Another method that has been used to apply bonding material to the web is to apply the bonding material in a spaced-apart pattern to the web. With this method, the majority of the web surface does not contain absorbency-reducing bonding material. Webs made entirely or principally from papermaking fibers require bonding areas to be quite close together because papermaking fibers are very short, generally less than one-quarter of an inch long. Initially it was thought that to apply sufficient bonding material in a pattern to a paper web to the degree necessary to bond each fiber into the network would result in a harsh sheet, having poor softness characteristics, particularly in the areas where the bonding material is located. However, U.K. Pat. No. 1,294,794 disclosed a method that mitigated such harshness which, in its preferred form, consisted of first forming a fibrous web under conditions that result in very low interfiber bonding strength. Strength is then imparted to the web by applying bonding material to one surface of the web in a fine spaced-apart pattern. The harshness in the bonded areas is reduced by tightly adhering bonded portions of the web to a creping surface and removing with a doctor blade, thus finely creping the bonded portions to soften them. This form of controlled creping also results in a number of other property improvements. For example, selective creping of the bonded areas in the surface of the web creates contraction of the surface of the web in all directions, resulting in an increase in stretch in both the machine direction and the cross-machine direction of the web. Also, the portions of the web where the bonding material is not located are generally disrupted by the creping action, resulting in an increase in bulk of the web, an increase in the softness of the web, and an increase in absorbency. At certain locations within the web, close to the bonding material, the web develops internal split portions which further enhance the absorbency, softness, and bulk of the web. It is this effect on the portions where the bonding material is not located which does not exist, at least to the same extent, in the web formed by addition of bonding material to the aqueous slurry of fibers. This method produces a paper web with outstanding softness and strength, two properties which were previously believed to be almost mutually exclusive. It also produces a web with excellent absorbency properties due to the bonding material being confined to only a minor portion of the web surface. Furthermore, the compaction of the surface fibers due to the shrinkage of the bonded portions on the web creates one surface of the web which has improved wipe-dry characteristics. It is also believed that pressing the web to a creping surface while the web has moist portions in the surface region due to the uncured or undried bonding material causes the fibers in those moist areas to compact. This method is particularly useful in production of webs in a lower basis weight range for such use as bathroom tissues.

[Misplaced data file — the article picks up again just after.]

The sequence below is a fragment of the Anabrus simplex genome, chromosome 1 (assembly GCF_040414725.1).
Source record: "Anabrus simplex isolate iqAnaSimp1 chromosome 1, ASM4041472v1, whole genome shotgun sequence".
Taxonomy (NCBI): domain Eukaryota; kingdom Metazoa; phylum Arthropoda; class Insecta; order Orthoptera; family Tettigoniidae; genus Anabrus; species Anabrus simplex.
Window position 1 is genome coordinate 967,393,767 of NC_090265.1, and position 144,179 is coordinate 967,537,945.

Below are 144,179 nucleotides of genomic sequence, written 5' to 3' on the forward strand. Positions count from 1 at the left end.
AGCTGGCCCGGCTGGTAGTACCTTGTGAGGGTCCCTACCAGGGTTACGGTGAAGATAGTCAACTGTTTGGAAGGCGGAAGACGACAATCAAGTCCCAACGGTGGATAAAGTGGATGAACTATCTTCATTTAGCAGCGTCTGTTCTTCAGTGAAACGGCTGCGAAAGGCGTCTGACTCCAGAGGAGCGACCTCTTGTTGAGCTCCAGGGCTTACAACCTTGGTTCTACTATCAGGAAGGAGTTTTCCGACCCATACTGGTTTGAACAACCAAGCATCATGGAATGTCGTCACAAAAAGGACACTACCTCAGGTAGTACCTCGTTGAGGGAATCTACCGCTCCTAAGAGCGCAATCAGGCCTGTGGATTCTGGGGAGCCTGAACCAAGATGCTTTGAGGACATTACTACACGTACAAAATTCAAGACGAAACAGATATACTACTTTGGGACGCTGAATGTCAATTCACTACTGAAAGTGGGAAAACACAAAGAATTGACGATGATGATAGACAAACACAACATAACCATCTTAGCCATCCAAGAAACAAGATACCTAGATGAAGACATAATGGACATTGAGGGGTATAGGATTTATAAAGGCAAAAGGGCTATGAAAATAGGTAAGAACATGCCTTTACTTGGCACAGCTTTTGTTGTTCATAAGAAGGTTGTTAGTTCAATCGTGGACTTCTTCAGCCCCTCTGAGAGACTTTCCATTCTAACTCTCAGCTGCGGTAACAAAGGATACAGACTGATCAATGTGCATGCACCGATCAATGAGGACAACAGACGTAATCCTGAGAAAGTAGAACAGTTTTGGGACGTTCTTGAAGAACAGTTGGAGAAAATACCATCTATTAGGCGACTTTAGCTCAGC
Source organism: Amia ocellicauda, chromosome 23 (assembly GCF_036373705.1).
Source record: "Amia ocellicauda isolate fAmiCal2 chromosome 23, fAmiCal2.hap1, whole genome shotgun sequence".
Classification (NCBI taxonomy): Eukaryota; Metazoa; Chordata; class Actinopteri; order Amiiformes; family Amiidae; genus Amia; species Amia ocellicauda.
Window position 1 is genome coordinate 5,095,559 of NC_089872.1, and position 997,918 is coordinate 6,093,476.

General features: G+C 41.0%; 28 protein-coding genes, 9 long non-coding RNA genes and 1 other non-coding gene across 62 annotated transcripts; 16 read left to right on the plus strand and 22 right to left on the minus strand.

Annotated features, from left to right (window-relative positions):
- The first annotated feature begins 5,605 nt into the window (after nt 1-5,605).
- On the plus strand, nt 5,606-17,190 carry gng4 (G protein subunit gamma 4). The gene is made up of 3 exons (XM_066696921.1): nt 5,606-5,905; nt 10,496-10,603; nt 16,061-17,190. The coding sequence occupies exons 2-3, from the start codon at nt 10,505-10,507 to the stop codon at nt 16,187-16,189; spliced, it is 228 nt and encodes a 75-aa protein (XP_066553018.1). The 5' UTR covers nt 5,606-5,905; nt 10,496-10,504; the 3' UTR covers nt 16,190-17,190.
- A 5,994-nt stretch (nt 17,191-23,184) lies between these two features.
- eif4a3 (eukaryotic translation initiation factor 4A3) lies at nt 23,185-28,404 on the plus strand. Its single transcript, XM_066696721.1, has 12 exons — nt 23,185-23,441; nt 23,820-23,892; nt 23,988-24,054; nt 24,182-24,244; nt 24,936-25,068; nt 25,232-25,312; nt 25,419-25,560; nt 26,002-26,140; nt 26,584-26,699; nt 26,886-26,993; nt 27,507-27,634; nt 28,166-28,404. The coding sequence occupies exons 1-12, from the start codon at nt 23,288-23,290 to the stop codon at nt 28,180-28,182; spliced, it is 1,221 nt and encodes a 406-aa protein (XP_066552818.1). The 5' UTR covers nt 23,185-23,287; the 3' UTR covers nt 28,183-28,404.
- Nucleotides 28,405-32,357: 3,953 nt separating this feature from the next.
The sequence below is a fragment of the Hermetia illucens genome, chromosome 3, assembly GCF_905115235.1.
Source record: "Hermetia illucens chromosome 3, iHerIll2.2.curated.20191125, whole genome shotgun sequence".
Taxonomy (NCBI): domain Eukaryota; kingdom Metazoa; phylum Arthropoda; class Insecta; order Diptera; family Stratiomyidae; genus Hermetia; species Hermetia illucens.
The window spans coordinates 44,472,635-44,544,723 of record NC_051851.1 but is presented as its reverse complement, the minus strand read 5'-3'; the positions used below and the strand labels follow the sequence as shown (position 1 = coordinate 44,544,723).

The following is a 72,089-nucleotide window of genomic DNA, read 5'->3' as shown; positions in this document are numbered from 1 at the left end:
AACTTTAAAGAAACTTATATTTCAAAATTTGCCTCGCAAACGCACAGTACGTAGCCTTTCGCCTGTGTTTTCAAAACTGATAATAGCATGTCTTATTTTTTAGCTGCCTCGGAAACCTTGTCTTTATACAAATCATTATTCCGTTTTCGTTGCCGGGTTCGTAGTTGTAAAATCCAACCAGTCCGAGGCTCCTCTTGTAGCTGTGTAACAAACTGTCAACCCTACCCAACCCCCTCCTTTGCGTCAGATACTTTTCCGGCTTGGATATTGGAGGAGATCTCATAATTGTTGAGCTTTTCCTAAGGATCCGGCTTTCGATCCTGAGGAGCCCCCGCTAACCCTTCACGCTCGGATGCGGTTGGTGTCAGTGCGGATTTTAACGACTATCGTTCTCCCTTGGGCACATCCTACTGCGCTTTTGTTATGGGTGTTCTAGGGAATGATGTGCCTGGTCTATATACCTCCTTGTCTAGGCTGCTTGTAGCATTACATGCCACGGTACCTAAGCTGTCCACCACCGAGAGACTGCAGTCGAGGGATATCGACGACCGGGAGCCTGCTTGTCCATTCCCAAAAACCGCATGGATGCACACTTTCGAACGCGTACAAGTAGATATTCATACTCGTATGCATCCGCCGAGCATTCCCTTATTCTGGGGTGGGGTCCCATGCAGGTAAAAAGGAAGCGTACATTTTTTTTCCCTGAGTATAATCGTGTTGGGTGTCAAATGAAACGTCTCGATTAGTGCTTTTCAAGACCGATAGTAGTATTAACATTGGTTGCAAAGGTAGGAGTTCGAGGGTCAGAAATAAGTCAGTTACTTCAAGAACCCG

Unfortunately, the method disclosed in the UK '794 patent had shortcomings in making webs for heavier duty use such as for towels and facial tissues where greater strength, bulk and absorbency is desired. Examples of such shortcomings are poor abrasion resistance (or excessive pilling and dusting) and inability to hold to the web the fibers on the nonbonded side of the web, as well as less strength in the overall web than may be desired. These properties could be improved by causing the bonding material to penetrate completely through the web to create a network of bonding material which passes entirely through the web, but the web would benefit less from the improvements afforded by the UK '794 invention. Bonding the web with the bonding material extending completely through the web would greatly reduce the disruption of the fibers within the web upon creping, and therefore, result in a reduction of bulk, softness, and absorbency. Also, complete penetration of the bonding material through the web is difficult to accomplish on heavier basis weight webs and attempts to do so result in concentrations of excess bonding material at the web surface where much of it is ineffective for strengthening interfiber bonds. Furthermore, if complete penetration of the bonding material does result, the bonding material in the interior of the web will not be as efficiently used to increase abrasion resistance of the web as when it is placed only in the surface of the web. Placement of the bonding material in the interior of the web is not only an inefficient use of the expensive bonding material, but results in harsher feel to the web due to the inability of the creping action to soften the bonded portions as effectively. Also, one desirable feature of the '794 invention that would be reduced by bonding completely through the web is the ability to create a web surface of compacted fibers having good wipe-dry characteristics while at the same time creating a bulky web capable of absorbing a large amount of moisture. These properties are only of minor importance when producing a product for such uses as bathroom tissues, but where the product is to be used for wipers, facial tissue or towels, it is very important. This shortcoming detracts from the '794 invention as a method of producing a wiper, facial tissue or towel product.